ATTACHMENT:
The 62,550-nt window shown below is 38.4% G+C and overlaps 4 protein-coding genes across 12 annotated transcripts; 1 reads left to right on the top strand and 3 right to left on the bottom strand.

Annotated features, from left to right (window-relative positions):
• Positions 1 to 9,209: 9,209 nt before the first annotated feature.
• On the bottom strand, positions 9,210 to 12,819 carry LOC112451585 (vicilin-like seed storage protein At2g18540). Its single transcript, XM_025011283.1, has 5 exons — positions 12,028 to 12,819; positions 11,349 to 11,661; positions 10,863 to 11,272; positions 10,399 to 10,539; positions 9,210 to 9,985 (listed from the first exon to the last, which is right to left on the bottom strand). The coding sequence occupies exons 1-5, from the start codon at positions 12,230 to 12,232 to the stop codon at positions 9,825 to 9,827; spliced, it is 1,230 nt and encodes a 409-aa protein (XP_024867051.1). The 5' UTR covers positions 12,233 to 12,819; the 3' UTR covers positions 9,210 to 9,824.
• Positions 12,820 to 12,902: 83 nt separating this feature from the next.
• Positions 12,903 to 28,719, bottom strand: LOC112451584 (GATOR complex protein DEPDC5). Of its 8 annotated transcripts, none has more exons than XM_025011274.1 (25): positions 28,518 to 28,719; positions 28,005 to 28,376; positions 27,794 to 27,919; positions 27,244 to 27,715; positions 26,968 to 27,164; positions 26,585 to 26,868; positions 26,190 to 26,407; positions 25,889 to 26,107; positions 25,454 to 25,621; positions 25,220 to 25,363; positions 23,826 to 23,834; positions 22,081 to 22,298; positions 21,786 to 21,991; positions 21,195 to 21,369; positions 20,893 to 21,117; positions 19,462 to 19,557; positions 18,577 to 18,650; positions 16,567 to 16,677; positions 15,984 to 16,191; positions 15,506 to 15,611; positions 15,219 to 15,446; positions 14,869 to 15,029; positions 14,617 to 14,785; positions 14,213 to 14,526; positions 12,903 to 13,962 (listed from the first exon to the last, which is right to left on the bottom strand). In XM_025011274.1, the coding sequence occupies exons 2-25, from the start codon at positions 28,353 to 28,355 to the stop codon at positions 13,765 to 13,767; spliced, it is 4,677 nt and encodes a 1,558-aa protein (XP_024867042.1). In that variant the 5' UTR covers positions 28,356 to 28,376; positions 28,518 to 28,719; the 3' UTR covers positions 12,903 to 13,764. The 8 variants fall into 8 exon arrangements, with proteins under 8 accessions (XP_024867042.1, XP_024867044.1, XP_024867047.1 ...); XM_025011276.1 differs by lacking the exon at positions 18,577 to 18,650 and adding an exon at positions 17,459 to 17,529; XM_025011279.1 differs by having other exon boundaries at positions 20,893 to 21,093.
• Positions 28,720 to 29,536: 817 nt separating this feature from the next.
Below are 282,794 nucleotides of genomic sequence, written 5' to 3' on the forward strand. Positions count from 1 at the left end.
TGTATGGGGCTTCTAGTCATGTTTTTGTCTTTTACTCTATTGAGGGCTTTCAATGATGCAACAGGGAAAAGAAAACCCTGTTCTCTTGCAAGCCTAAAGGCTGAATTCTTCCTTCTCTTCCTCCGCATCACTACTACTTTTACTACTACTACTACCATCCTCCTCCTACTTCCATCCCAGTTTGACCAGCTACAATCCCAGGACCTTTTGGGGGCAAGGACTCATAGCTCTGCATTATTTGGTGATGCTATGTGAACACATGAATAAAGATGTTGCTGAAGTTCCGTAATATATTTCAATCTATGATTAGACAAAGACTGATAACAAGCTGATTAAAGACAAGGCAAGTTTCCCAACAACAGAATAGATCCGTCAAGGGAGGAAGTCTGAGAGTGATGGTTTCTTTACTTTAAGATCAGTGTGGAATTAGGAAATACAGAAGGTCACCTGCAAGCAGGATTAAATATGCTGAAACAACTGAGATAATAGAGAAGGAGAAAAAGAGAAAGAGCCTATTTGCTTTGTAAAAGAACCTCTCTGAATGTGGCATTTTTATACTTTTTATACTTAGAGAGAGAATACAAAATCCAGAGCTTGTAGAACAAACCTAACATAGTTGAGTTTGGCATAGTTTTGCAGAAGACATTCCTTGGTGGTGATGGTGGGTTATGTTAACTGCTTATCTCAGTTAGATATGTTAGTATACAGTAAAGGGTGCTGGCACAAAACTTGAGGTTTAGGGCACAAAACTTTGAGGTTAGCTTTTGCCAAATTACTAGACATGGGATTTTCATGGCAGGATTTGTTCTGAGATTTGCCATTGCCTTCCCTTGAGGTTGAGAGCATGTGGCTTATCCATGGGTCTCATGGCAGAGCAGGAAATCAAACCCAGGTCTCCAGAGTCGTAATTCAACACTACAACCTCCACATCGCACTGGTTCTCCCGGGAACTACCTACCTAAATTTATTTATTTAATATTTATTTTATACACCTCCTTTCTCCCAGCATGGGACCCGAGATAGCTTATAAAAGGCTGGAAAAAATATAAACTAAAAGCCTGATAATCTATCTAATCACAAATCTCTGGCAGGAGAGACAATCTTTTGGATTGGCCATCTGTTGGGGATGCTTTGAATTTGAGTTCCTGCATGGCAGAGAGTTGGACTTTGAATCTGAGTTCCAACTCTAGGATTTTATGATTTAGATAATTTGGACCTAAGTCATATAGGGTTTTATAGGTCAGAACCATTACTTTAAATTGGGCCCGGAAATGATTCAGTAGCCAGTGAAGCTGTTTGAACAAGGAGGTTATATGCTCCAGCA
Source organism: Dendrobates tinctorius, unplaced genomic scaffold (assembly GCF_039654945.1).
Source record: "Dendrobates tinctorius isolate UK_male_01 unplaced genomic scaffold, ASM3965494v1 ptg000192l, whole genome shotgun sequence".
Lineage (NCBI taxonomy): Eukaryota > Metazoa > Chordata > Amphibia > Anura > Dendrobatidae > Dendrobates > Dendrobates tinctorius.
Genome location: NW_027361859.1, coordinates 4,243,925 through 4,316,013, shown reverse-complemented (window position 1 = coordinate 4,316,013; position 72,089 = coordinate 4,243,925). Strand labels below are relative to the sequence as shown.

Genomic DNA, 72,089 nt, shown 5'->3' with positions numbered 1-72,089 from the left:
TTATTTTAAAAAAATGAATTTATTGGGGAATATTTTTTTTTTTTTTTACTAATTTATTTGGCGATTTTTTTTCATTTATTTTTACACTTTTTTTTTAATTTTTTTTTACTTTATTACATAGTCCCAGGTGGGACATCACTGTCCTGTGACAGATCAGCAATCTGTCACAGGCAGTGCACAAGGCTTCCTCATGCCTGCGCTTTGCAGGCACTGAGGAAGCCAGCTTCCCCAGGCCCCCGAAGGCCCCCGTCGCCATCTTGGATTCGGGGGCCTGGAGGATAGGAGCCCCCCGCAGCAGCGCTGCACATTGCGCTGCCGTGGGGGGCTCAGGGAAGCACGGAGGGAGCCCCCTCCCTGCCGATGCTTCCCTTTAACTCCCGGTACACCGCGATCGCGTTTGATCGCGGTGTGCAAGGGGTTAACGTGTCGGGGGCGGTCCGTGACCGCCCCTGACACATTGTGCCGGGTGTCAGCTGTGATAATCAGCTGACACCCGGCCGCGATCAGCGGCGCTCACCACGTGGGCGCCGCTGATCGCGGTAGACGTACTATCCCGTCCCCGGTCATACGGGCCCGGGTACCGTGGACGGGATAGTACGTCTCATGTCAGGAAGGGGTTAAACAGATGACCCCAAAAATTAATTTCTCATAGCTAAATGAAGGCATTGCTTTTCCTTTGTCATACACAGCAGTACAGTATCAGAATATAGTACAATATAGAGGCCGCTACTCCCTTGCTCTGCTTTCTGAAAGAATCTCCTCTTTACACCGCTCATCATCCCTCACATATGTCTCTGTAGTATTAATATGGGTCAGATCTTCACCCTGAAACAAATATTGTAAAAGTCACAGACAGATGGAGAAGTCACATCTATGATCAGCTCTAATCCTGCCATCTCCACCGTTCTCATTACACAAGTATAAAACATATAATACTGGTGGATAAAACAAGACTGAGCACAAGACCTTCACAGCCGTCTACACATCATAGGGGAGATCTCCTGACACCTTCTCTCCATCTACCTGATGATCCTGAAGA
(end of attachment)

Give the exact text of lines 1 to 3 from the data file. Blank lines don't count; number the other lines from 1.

The 62,550-nt window shown below is 38.4% G+C and overlaps 4 protein-coding genes across 12 annotated transcripts; 1 reads left to right on the top strand and 3 right to left on the bottom strand.

Annotated features, from left to right (window-relative positions):
• Positions 1 to 9,209: 9,209 nt before the first annotated feature.